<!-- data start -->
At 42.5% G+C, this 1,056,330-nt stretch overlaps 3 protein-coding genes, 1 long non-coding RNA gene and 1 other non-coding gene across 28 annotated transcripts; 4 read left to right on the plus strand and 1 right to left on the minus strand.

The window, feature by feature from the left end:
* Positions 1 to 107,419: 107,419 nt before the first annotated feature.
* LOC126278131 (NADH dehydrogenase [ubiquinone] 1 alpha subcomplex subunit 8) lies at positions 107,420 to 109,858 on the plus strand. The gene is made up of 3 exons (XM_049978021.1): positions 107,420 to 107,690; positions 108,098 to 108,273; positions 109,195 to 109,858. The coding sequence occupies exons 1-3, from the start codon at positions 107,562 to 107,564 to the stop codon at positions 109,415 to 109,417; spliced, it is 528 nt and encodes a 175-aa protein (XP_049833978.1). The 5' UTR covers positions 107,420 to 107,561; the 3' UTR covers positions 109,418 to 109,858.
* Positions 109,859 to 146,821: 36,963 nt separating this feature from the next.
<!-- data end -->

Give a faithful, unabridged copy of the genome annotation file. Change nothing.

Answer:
At 42.5% G+C, this 1,056,330-nt stretch overlaps 3 protein-coding genes, 1 long non-coding RNA gene and 1 other non-coding gene across 28 annotated transcripts; 4 read left to right on the plus strand and 1 right to left on the minus strand.

The window, feature by feature from the left end:
* Positions 1 to 107,419: 107,419 nt before the first annotated feature.
* LOC126278131 (NADH dehydrogenase [ubiquinone] 1 alpha subcomplex subunit 8) lies at positions 107,420 to 109,858 on the plus strand. The gene is made up of 3 exons (XM_049978021.1): positions 107,420 to 107,690; positions 108,098 to 108,273; positions 109,195 to 109,858. The coding sequence occupies exons 1-3, from the start codon at positions 107,562 to 107,564 to the stop codon at positions 109,415 to 109,417; spliced, it is 528 nt and encodes a 175-aa protein (XP_049833978.1). The 5' UTR covers positions 107,420 to 107,561; the 3' UTR covers positions 109,418 to 109,858.
* Positions 109,859 to 146,821: 36,963 nt separating this feature from the next.